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the blue-ribbon task force. i would be glad to answer questions. i think i understand most of the bills right now. bigger picture, are we going to get the revenues on the ballot? i think we will. just from the dynamic, a lot of public posturing says no way. we are not going to go there. that is not going to happen. uniquely, the republican convention did not come out with any censure approaches for anybody or threaten anybody who did go on -- i think it was implied that folks will have a difficult time in the future, but there is a gang, i think in both caucuses that may be able to get there. >> what are the deadlines? >> it is 80 days l 488 days out,
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so i think june 7 is in jeopardy if they do not act soon -- it is 80 days out or 88 days out. >> if they wanted to do june 14, they would have to do it by the end of this week? >> that is what i am led to believe. i have not counted it up, but i'm told. >> but they could push it to june 21? >> correct. i have not thought through what would happen on the 21st. i do not think there is anything uniquely different. >> maybe the idea of the seventh is because you got that congressional election. >> that was the end of this purpose. also, it gives them three weeks to get to july. >> ok. thank you. >> the closer you get to july, the harder it will be. >> when was the last time we got the budget in on time? thank you.
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supervisor mar: your action item is recommending support for ab 650. let's open this up for public comment. is there anyone from the public that would like to speak? seeing none, public comment is closed. director, did you have a point? >> i just wanted to report that the other bill where you took a position last month, which is the one that was changed to what the government has been moving through the legislature and that it was heard yesterday at the transportation committee and passed on a 13-0 vote, and the only opposition was from this agency. i do not know if mark wants to report on that. >> it was interesting. mtc is being crafted in how they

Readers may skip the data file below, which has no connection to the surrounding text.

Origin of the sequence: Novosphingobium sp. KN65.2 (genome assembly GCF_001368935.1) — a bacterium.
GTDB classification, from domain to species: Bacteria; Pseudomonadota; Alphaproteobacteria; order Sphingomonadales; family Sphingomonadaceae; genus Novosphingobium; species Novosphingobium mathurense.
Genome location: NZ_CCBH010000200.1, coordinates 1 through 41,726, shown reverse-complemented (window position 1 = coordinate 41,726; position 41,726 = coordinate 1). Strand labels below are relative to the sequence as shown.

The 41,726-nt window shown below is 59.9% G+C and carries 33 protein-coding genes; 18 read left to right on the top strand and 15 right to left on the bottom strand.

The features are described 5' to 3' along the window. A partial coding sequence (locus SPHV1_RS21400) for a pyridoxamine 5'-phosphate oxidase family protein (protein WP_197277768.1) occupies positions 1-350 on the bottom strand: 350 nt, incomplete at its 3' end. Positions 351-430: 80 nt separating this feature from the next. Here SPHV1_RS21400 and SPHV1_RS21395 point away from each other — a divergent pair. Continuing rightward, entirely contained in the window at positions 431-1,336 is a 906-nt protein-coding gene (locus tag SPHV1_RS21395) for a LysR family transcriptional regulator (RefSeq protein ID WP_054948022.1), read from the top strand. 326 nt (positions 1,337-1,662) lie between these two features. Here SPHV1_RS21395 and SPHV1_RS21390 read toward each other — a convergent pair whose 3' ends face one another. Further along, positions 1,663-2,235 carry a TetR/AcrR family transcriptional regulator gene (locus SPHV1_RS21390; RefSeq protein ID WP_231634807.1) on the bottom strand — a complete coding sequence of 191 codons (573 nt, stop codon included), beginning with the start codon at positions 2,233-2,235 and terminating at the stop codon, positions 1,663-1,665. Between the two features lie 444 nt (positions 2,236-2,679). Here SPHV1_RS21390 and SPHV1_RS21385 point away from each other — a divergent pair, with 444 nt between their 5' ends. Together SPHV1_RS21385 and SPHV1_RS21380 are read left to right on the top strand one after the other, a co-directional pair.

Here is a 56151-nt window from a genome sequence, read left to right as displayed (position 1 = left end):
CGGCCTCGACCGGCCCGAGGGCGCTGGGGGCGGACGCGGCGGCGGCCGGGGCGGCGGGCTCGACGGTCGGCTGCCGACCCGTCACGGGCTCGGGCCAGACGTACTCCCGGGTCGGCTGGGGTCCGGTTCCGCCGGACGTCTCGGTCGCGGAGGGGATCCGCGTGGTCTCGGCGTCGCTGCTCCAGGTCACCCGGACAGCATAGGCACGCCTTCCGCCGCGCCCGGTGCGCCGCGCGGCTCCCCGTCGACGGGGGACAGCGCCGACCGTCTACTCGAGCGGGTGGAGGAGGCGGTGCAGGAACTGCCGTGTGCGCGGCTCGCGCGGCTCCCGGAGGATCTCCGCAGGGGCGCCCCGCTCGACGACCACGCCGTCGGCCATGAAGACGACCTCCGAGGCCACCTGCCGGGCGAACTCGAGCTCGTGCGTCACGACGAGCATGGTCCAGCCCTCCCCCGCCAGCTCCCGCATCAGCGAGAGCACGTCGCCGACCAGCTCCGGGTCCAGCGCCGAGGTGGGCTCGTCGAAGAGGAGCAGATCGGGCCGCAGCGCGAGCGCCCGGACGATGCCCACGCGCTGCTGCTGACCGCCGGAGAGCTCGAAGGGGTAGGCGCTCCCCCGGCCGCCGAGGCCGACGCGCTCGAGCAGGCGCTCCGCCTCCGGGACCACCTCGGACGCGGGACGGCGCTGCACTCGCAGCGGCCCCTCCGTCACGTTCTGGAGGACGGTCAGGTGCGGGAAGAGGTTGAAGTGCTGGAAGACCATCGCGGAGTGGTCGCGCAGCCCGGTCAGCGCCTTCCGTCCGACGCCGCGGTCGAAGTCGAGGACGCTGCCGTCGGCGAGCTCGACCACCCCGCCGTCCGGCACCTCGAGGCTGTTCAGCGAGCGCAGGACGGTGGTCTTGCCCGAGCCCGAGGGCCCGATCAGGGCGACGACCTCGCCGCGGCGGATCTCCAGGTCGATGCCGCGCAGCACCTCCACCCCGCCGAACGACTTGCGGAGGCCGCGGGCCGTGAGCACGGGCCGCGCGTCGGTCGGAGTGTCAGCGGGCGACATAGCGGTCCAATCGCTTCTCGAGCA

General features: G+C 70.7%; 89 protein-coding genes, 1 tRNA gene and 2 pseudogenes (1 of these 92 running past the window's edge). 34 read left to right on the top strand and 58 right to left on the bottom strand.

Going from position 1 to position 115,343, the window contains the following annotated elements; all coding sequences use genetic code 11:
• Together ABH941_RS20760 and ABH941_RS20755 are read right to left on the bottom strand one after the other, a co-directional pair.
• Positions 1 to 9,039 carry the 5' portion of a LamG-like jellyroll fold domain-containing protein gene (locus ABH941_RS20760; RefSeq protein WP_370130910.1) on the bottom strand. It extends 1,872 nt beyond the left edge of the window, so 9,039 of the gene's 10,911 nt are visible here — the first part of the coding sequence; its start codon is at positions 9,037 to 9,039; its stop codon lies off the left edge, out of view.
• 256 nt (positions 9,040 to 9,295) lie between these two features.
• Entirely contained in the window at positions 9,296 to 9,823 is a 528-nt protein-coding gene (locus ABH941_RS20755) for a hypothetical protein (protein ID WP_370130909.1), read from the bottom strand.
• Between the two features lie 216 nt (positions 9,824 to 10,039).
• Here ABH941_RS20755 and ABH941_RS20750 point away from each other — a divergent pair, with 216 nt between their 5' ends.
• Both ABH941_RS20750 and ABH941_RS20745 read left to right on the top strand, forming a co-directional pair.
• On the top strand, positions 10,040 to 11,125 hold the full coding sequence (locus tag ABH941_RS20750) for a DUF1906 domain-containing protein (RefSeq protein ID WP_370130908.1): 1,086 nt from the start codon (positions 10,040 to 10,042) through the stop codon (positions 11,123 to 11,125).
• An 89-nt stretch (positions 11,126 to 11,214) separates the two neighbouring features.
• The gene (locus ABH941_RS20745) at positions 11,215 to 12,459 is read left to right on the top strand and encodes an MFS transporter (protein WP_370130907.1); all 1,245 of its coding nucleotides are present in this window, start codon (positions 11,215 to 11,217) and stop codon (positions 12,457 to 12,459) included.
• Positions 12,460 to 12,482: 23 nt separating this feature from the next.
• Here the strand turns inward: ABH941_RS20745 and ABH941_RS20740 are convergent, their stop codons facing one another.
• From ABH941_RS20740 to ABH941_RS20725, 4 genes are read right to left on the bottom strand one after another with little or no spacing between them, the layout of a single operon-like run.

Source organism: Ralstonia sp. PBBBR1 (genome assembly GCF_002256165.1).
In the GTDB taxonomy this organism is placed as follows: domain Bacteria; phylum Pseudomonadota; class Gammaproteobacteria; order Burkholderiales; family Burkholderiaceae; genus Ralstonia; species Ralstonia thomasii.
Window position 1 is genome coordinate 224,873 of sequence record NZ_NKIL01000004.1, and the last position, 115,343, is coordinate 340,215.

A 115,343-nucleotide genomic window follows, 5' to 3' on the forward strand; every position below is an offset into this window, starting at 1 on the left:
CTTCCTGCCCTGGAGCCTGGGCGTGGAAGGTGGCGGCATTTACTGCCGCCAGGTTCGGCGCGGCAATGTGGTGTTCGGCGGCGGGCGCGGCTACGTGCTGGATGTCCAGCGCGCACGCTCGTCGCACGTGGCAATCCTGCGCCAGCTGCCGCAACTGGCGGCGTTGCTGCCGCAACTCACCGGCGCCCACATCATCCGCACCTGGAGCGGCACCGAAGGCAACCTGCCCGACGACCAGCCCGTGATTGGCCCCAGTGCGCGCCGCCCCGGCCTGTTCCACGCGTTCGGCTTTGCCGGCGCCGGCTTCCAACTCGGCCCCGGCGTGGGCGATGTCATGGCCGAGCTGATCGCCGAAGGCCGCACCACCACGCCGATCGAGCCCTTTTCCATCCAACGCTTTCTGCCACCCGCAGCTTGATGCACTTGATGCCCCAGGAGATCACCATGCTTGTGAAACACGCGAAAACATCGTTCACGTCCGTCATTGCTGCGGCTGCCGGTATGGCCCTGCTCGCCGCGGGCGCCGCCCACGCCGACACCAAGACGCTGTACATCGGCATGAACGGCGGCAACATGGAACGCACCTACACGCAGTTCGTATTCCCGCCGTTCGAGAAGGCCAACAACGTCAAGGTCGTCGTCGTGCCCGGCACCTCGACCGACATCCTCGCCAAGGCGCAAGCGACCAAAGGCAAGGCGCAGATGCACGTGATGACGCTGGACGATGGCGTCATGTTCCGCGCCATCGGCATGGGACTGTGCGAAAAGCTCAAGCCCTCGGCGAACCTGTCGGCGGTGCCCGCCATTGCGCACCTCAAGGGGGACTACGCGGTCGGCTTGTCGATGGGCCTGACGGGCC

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are setting this up. the transportation authority had taken a support position, for example, but mtc arranged to have them appear in support of the bill. that brought to coauthors who were on the committee on board and that, i think, led the way. we were the only entity there to express opposition. the principal make up of that committee was for southern california with the exception of the two members from contra costa, so that was the bellwether for that. that bill was the assembly -- the next stage of the bill was the assembly appropriations committee. we will have to take a close look at that. there was a series of
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discussions with assembly member ammiano about what we're going to do -- >> did he not introduce a competing bill? >> he did not get. i do not know if that is his strategy. supervisor mar: we open this up for public comment and close. can we support the recommendation without objection? ok, so move. please call the next item. >> 5, introduction of new items. this is an introduction item. supervisor mar: thank you. is there anyone from the public that would like to speak? seeing none, public comment is closed. >> 6, public comment. supervisor mar: anyone that would like to speak? public comment is closed. is there any other item before us? meeting adjourned. thank you, everyone.
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so are you going out tonight? i can't. my parents say i have to be home right after work. ugh. that's so gay. totally gay. ugh. that is so emma and julia. why are you saying, "that's so emma and julia"? well, you know, when something is dumb or stupid,